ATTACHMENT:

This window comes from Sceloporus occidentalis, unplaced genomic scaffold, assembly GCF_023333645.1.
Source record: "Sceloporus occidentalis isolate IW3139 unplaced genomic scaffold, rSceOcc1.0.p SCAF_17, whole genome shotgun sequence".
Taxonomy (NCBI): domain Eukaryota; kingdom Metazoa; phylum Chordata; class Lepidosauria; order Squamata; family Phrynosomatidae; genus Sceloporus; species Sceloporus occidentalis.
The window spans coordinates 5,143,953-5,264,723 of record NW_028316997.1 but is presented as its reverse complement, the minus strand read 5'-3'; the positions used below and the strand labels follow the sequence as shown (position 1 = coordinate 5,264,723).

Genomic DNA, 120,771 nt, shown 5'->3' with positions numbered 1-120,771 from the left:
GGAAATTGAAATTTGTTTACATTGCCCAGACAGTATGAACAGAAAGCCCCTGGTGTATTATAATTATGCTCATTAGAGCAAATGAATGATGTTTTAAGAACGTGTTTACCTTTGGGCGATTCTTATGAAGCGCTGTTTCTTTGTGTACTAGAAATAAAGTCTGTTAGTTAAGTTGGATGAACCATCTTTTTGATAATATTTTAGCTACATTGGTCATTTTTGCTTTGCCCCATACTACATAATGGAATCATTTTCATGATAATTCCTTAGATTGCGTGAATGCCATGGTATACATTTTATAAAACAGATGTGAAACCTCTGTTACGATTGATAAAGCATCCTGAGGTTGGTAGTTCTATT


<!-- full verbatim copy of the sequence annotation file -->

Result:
This window comes from Sceloporus occidentalis, unplaced genomic scaffold, assembly GCF_023333645.1.
Source record: "Sceloporus occidentalis isolate IW3139 unplaced genomic scaffold, rSceOcc1.0.p SCAF_17, whole genome shotgun sequence".
Taxonomy (NCBI): domain Eukaryota; kingdom Metazoa; phylum Chordata; class Lepidosauria; order Squamata; family Phrynosomatidae; genus Sceloporus; species Sceloporus occidentalis.
The window spans coordinates 5,143,953-5,264,723 of record NW_028316997.1 but is presented as its reverse complement, the minus strand read 5'-3'; the positions used below and the strand labels follow the sequence as shown (position 1 = coordinate 5,264,723).

Genomic DNA, 120,771 nt, shown 5'->3' with positions numbered 1-120,771 from the left:
GGAAATTGAAATTTGTTTACATTGCCCAGACAGTATGAACAGAAAGCCCCTGGTGTATTATAATTATGCTCATTAGAGCAAATGAATGATGTTTTAAGAACGTGTTTACCTTTGGGCGATTCTTATGAAGCGCTGTTTCTTTGTGTACTAGAAATAAAGTCTGTTAGTTAAGTTGGATGAACCATCTTTTTGATAATATTTTAGCTACATTGGTCATTTTTGCTTTGCCCCATACTACATAATGGAATCATTTTCATGATAATTCCTTAGATTGCGTGAATGCCATGGTATACATTTTATAAAACAGATGTGAAACCTCTGTTACGATTGATAAAGCATCCTGAGGTTGGTAGTTCTATT